The Aspen Bolete has a few common names , including the Aspen Scaber stalk, and the Aspen Bolete. In the world of science, we call this mushroom LECCINUM INSIGNE. This is an amazing mushroom that is very plentiful in the Alberta forests from mid June through to fall. As the name suggests, they are mostly found nearby and underneath Aspen forests. I have been finding these beauties directly under the foliage in multiple aspen forests around my area, but keep in mind they may also be found near birch trees!
My obsession with this mushroom began when I found my first one. I had no idea about these mushrooms before, as i have never seen them in my life. Until one day out with my kids, we came across a giant spread of them. They were scattered all over the spot were I like to go for peace and foraging. I have heard from others that this particular year they are growing rampant all over the province. I took a few home, and spent an entire week identifying, observing and analyzing them, while doing my due diligence online. I found out that these are very yummy when cooked a certain way. This made my curiosity flourish even more, and my kids too. We took special trip out to the spot to search for more. and we sure did find many many more!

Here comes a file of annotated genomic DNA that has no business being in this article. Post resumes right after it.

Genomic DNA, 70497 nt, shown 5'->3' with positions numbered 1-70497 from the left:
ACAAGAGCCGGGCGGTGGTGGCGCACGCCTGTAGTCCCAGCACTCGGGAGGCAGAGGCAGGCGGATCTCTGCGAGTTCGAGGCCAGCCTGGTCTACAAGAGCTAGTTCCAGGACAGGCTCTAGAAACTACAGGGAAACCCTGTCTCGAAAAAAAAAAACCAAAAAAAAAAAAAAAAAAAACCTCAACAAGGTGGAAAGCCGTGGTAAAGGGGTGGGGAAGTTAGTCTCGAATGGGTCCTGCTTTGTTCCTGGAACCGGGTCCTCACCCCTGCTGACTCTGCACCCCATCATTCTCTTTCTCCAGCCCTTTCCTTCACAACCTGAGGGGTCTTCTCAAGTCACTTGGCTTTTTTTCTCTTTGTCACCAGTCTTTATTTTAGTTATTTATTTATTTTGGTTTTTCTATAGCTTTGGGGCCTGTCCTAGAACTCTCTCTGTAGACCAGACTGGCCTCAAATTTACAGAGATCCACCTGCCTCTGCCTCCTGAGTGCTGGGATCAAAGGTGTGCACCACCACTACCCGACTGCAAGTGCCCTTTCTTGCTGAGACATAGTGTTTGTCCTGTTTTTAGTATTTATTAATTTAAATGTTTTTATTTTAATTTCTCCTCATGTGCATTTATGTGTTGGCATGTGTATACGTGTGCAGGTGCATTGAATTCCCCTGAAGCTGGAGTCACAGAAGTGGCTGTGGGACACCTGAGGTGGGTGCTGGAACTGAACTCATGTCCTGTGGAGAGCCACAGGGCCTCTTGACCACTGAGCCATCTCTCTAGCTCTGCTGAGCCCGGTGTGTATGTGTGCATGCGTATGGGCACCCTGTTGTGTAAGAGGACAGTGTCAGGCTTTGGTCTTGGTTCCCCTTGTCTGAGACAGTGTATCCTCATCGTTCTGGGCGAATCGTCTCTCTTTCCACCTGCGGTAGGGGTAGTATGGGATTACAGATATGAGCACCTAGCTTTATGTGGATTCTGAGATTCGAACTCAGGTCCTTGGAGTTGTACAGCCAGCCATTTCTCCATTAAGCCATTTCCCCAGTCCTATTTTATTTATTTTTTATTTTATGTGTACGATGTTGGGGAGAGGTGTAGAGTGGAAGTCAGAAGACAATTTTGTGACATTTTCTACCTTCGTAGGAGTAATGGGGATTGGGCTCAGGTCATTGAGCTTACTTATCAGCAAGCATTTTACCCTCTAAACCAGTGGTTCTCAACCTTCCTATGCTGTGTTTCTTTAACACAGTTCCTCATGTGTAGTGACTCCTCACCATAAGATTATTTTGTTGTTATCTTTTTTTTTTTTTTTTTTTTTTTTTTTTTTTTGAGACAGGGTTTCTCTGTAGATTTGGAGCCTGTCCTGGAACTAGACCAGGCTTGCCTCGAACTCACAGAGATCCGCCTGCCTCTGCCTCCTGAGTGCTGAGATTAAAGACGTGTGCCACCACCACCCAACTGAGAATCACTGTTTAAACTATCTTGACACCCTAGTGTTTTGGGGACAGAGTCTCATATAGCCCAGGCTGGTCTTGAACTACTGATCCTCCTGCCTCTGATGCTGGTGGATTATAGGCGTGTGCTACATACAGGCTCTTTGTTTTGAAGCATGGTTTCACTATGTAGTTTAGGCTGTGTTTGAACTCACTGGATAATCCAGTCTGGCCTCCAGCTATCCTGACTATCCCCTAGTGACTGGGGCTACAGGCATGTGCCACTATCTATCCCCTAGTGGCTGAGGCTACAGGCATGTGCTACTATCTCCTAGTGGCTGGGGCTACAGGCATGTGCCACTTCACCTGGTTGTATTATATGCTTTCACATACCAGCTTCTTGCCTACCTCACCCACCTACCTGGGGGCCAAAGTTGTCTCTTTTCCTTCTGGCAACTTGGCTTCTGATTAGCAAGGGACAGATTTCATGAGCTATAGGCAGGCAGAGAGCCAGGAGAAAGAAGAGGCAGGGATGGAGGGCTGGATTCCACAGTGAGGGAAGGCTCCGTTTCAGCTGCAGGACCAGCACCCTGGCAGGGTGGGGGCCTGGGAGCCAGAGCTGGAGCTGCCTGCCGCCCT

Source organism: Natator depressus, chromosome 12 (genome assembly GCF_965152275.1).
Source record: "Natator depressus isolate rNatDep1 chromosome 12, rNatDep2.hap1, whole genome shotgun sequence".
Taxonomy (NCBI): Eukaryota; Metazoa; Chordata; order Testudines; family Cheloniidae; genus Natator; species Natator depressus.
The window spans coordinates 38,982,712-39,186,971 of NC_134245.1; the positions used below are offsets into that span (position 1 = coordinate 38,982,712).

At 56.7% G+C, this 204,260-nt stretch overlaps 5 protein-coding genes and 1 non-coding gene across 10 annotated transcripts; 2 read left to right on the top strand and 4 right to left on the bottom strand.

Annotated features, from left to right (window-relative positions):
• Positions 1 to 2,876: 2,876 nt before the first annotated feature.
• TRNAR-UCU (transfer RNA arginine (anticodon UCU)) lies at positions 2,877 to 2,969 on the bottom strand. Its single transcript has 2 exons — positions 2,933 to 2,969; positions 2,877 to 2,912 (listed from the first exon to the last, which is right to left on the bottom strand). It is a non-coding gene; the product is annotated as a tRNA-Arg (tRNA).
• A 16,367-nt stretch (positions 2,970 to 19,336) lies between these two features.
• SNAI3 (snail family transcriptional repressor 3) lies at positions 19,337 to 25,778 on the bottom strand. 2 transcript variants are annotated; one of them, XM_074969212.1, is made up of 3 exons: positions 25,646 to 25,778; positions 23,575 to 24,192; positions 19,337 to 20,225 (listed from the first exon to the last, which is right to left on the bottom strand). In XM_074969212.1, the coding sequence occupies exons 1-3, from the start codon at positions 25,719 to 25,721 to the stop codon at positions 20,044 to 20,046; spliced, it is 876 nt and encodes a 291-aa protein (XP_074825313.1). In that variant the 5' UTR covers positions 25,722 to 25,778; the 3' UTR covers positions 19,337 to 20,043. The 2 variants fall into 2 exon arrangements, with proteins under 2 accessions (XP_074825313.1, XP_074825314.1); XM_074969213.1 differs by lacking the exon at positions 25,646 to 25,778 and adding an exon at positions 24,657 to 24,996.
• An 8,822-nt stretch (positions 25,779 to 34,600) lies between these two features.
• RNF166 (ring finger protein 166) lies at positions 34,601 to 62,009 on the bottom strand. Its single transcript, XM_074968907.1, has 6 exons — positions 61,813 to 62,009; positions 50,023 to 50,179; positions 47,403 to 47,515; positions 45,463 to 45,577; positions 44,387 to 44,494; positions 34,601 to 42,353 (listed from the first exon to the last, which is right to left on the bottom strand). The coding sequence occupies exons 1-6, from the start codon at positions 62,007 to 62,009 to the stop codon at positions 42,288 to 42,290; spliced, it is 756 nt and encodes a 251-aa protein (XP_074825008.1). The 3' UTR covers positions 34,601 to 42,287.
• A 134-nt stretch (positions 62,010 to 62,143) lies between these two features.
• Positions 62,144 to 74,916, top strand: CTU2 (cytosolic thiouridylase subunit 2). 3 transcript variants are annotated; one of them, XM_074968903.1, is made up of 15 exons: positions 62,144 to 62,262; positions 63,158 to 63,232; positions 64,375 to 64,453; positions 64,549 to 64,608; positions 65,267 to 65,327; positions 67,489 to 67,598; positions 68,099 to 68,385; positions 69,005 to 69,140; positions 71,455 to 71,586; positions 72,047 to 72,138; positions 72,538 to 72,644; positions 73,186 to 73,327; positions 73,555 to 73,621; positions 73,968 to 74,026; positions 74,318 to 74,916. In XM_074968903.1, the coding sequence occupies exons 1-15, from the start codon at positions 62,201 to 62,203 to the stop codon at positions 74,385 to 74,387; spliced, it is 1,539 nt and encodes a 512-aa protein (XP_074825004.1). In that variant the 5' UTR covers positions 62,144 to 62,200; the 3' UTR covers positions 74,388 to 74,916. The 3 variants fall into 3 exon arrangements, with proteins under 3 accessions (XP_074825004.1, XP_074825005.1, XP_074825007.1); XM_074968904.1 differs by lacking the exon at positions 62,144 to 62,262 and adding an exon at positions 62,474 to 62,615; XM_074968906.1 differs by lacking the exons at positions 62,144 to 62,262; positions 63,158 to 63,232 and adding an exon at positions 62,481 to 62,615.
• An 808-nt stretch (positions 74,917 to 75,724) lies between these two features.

These mushrooms do not have much of a taste, and can get quite infested with worms if you pick them too late in their growth cycle, so you do have to be careful which ones to bring home. The young ones are the best ones to gather for this reason. Another thing to be weary of when picking these mushrooms for consumption, is that they can cause some gastro distress in some people, so cooking very thoroughly is very important, as well as eating only a small amount at first and waiting to see how it effects your stomach. I followed these instructions when I ate my first batch, and had zero issues at all !
As mentioned before , this mushroom, and many other species of Leccinum can be quite infested as they age. There is a way to be able to cut around some of the infestation, as you can clearly see were the worms dig and nest, but that all depends on your own personal level of yuck. For me, I can stomach a few worm holes, but i cannot knowingly eat a piece i can clearly see the worms. For this reason, I will cut out the good parts or only pick the ones that have little to no infestation, or to be extra safe, only pick the youngest mushrooms.